Complaints of racism in games rare, CIF documents show – Press Enterprise


Suspected racist incidents this fall at Inland Empire football and volleyball matches appear to be extremely rare, according to information provided by the CIF Southern Section.

According to documents released by the Southern Branch of CIF in response to a California Public Records Act request, the only suspected incident reported between the 2017-18 school year and the current school year was an alleged incident in Temecula in August. last.

Valley View High School Eagles cheerleader Sabina Rose, 15, foreground left, applauds at home in Moreno Valley on Thursday, August 26, 2021. A week earlier, the team were said to have been targeted by Racist slurs during a football match against Temecula Valley High School. (File photo by Cindy Yamanaka, The Press-Enterprise / SCNG)

During two football games in August between Valley View High in Moreno Valley and Temecula Valley High, Valley View students reported being the target of racist slurs, monkey noises and unwanted contact from from Temecula Valley fans. According to the California Department of Education, 13.4% of students at Valley View High are black, compared to 2.7% at Temecula Valley.

Temecula Valley said most of the complaints were unfounded after an investigation, but later said the school would make changes to the way home games are run.

But other incidents in the past five years have not been reported to the CIF’s southern section or have been deemed exempt from disclosure by federation lawyers.

In 2019, Rialto’s Carter High players complained that there had been years of racist taunts directed at them when playing at Yucaipa High.

According to district spokeswoman Syeda Jafri, a malware attack in August 2020 wiped out Rialto Unified records from that period, so it is not clear how the issue was handled.

And on August 31, a volleyball coach and teacher at Vista del Lago High School in Moreno Valley accused students at Tahquitz High School in Hemet of harassing his players for racial purposes, including making “monkey noises.” .

In an email, Moreno Valley Unified spokeswoman Anahi Velasco said the district had not filed a report with the federation in the Tahquitz High case. The Moreno Valley and Hemet school districts worked together to resolve the issue, Velasco said.

“We worked together to investigate the reports,” she wrote. “After a collaborative process between schools and districts, it was determined that some reports were substantiated while others were not.”

The 38 pages of documents released by the CIF Southern Section regarding the allegations against Temecula Valley High during the August 19-20 football games with Valley View include detailed allegations made by Valley cheerleaders and soccer players. View in a complaint written by Valley View manager Karen. Johnson, including:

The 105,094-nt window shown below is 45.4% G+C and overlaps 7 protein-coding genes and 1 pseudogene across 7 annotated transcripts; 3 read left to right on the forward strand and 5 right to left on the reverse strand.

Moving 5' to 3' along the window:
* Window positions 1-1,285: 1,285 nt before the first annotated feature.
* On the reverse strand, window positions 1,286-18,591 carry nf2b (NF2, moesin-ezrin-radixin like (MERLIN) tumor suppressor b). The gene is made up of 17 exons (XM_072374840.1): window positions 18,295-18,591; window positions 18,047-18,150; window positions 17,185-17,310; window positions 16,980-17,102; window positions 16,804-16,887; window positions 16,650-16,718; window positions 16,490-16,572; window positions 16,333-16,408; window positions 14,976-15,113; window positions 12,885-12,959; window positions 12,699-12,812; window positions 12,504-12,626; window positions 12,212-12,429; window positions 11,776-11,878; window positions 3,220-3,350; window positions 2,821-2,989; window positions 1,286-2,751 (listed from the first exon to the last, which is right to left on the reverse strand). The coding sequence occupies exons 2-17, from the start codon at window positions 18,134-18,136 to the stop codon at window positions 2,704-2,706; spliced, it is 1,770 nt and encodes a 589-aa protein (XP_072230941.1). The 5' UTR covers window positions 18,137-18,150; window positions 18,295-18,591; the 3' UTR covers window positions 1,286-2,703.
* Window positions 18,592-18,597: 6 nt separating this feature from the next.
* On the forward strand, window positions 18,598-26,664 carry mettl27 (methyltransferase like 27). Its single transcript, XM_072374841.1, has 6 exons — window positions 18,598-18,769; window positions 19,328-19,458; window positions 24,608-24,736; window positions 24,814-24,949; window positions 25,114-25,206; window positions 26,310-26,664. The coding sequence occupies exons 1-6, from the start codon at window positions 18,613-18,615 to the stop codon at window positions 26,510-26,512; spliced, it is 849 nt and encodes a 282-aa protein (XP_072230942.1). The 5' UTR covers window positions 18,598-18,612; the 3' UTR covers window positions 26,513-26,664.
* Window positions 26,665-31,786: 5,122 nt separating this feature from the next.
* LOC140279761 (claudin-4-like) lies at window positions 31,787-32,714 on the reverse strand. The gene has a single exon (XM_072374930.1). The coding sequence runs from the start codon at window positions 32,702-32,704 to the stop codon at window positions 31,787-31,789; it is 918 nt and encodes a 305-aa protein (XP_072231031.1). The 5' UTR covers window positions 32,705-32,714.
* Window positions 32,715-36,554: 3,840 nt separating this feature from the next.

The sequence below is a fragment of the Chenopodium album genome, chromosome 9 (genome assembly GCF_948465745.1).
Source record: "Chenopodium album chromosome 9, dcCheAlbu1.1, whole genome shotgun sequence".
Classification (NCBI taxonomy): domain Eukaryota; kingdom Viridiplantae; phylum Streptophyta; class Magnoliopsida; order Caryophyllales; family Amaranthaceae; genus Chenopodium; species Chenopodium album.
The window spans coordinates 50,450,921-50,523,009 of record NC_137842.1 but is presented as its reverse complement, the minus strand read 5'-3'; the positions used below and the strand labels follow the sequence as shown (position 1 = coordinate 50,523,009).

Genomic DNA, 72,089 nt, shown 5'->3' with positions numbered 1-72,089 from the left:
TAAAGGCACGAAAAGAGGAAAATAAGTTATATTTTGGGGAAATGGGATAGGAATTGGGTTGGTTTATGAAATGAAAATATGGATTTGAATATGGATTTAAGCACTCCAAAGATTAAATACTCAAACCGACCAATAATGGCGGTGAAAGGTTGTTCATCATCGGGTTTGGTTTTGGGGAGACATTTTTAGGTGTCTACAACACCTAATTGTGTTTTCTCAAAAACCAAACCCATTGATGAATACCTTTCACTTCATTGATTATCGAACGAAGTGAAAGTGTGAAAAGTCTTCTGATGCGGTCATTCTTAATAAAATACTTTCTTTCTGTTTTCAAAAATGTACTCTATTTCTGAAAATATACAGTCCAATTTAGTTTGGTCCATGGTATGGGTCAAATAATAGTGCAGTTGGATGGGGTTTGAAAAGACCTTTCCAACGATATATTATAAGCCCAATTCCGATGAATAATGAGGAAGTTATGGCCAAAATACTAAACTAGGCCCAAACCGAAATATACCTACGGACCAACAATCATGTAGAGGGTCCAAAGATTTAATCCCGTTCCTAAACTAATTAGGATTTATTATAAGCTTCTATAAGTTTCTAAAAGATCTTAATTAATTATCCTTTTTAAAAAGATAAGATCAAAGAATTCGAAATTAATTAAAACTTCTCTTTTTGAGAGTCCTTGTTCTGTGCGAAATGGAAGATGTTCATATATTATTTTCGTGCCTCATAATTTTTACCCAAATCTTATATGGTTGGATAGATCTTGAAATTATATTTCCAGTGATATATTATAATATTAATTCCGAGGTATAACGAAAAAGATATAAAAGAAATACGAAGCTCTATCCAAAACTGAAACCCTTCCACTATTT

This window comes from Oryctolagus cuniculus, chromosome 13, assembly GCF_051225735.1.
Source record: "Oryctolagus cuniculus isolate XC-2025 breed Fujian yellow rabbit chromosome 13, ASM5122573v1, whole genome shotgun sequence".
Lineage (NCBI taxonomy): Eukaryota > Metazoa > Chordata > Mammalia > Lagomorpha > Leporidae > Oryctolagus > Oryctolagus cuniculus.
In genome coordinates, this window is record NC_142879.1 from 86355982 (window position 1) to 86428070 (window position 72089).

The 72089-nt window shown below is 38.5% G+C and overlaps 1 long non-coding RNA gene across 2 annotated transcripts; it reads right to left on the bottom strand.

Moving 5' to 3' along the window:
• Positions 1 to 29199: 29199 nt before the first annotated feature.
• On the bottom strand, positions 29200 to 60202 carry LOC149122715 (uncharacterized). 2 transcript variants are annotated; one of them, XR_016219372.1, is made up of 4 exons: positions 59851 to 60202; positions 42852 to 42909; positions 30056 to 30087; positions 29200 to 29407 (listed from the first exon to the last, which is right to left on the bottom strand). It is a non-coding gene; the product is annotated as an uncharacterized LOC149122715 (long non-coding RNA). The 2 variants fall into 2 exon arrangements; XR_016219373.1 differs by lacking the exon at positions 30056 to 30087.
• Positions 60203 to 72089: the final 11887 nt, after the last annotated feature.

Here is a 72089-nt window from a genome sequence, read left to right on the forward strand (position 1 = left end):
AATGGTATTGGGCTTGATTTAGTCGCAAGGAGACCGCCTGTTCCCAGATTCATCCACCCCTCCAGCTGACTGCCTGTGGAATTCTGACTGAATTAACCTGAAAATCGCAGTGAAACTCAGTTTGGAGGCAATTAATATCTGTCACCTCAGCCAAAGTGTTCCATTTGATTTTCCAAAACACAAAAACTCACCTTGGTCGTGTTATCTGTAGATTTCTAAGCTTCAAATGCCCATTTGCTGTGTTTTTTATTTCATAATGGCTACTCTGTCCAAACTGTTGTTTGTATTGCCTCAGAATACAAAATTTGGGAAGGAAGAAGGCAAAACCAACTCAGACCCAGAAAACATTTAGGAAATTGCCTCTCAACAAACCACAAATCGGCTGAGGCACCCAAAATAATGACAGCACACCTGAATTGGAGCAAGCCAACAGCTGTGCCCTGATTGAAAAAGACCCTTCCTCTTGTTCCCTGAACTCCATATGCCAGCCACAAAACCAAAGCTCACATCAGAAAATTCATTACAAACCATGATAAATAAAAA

• Temecula Valley fans made racist remarks and “monkey noises” at Valley View cheerleaders from the stands
  • A Temecula Valley student touched the hair of a Valley View cheerleader while other students made monkey noises
  • Temecula Valley students at the snack bar used racial slurs on Valley View cheerleaders
  • Temecula Valley students ask Valley View soccer players if they are gang
  • Temecula Valley soccer players kicked and made racist remarks to Valley View players during the game
  • Temecula Valley administrators and staff did not intervene to stop the behavior, and the athletic director said it was typical playing behavior at school.

Temecula Valley Unified investigative documents were included among those released by the federation. The district investigation accuses Johnson of not cooperating and unwilling to work with investigators in Temecula Valley.

The Temecula Valley Unified investigation – which included interviews conducted by Moreno Valley Unified with 24 Valley View students and staff – found no evidence to support most of the complaints, including the most serious. The survey details how Temecula Valley Unified will restructure Temecula Valley High football matches so that home and away teams are separated most of the time.

Plans to keep the two fan groups largely separate were made public in October.

The documents released by the Southern Section of the CIF also include text messages of support apparently sent to Valley View staff. None of the text messages indicate that the sender saw any of the alleged behaviors, other than boos from Temecula Valley fans, who the sender said “mortified” his daughter.

Anthony Noriega, a member of the League of United Latin American Citizens’ Civil Rights and Advocacy Committee, doesn’t think the district inquiries, or the resolution, are satisfactory.

“As far as I’m concerned, they buried him. … Have black cheerleaders been granted accountability and transparency? Hell no, ”he said. “I’m just sick of the whole situation.”

For Noriega, the two alleged incidents in Riverside County are part of a larger trend, which includes the throwing of tortillas against a predominantly Hispanic basketball team near San Diego in June.

“Things are getting really, really ugly over there,” he said.

LULAC has undertaken its own investigation into the Temecula Valley High incident. But it was inconclusive, which Noriega blamed on the district for not giving committee members access to staff and documents.

“I think these school districts cover each other up,” he said. “They are looking for how they can survive without disclosing any other information.”


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